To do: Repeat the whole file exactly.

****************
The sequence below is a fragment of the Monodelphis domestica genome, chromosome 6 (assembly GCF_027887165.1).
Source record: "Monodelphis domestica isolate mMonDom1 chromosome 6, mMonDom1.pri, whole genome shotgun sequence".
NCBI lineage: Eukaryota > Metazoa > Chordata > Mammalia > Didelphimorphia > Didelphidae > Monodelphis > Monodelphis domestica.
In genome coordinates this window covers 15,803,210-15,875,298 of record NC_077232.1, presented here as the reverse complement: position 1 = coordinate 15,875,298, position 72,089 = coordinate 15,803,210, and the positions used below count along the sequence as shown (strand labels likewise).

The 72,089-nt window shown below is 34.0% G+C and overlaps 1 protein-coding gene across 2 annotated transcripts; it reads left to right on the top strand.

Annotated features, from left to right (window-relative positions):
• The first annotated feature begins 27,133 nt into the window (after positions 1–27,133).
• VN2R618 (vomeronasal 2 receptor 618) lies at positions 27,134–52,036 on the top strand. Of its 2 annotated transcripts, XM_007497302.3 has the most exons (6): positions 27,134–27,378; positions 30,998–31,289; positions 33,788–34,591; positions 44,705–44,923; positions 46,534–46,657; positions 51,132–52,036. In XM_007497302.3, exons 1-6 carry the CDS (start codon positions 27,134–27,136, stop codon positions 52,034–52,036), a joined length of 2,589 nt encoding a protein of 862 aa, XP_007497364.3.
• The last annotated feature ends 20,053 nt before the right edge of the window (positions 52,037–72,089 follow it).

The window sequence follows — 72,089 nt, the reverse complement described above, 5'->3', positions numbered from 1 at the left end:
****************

The sequence below is a fragment of the Monodelphis domestica genome, chromosome 6 (assembly GCF_027887165.1).
Source record: "Monodelphis domestica isolate mMonDom1 chromosome 6, mMonDom1.pri, whole genome shotgun sequence".
NCBI lineage: Eukaryota > Metazoa > Chordata > Mammalia > Didelphimorphia > Didelphidae > Monodelphis > Monodelphis domestica.
In genome coordinates this window covers 15,803,210-15,875,298 of record NC_077232.1, presented here as the reverse complement: position 1 = coordinate 15,875,298, position 72,089 = coordinate 15,803,210, and the positions used below count along the sequence as shown (strand labels likewise).

The 72,089-nt window shown below is 34.0% G+C and overlaps 1 protein-coding gene across 2 annotated transcripts; it reads left to right on the top strand.

Annotated features, from left to right (window-relative positions):
• The first annotated feature begins 27,133 nt into the window (after positions 1–27,133).
• VN2R618 (vomeronasal 2 receptor 618) lies at positions 27,134–52,036 on the top strand. Of its 2 annotated transcripts, XM_007497302.3 has the most exons (6): positions 27,134–27,378; positions 30,998–31,289; positions 33,788–34,591; positions 44,705–44,923; positions 46,534–46,657; positions 51,132–52,036. In XM_007497302.3, exons 1-6 carry the CDS (start codon positions 27,134–27,136, stop codon positions 52,034–52,036), a joined length of 2,589 nt encoding a protein of 862 aa, XP_007497364.3.
• The last annotated feature ends 20,053 nt before the right edge of the window (positions 52,037–72,089 follow it).

The window sequence follows — 72,089 nt, the reverse complement described above, 5'->3', positions numbered from 1 at the left end: